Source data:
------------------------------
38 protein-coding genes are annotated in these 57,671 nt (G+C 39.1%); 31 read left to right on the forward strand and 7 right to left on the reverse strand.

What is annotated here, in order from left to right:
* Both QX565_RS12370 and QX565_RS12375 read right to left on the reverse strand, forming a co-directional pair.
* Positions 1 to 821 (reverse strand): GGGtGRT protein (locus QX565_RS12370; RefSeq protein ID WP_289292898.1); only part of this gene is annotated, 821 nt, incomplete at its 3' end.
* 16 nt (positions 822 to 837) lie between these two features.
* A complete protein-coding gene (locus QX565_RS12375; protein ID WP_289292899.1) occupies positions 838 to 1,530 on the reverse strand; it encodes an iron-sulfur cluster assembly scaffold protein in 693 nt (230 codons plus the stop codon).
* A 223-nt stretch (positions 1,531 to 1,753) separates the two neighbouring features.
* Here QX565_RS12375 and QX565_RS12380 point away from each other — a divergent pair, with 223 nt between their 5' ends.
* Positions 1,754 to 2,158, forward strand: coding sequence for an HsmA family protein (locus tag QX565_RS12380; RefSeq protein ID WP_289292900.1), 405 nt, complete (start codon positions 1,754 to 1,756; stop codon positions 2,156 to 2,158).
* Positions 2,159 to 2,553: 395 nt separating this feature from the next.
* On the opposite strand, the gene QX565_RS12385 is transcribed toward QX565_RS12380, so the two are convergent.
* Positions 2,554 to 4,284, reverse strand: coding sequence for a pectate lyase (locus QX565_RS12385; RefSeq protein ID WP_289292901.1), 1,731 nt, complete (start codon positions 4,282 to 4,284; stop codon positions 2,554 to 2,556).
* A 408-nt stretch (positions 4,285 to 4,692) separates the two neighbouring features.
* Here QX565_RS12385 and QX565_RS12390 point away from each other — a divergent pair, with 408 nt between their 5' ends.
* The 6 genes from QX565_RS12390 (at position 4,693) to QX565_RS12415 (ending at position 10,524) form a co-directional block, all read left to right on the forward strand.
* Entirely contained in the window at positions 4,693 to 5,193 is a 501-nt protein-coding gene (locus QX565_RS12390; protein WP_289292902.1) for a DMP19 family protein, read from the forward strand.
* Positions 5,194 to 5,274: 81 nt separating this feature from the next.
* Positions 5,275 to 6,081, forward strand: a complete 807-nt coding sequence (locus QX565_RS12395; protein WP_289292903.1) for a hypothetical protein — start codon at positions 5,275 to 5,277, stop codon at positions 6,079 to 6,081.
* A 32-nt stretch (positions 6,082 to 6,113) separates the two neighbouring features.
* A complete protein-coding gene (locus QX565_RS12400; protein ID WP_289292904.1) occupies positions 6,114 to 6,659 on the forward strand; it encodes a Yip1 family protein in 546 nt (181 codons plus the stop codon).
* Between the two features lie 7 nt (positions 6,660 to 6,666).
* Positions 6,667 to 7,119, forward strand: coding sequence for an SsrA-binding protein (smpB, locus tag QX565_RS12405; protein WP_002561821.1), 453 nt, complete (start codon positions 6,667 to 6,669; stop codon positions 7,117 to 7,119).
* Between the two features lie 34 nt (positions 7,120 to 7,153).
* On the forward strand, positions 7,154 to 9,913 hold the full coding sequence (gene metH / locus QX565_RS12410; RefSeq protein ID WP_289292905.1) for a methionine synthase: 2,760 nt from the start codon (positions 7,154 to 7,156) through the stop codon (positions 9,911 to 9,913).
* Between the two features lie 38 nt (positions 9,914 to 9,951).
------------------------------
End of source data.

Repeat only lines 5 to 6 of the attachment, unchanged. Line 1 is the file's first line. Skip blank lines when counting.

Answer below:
* 16 nt (positions 822 to 837) lie between these two features.
* A complete protein-coding gene (locus QX565_RS12375; protein ID WP_289292899.1) occupies positions 838 to 1,530 on the reverse strand; it encodes an iron-sulfur cluster assembly scaffold protein in 693 nt (230 codons plus the stop codon).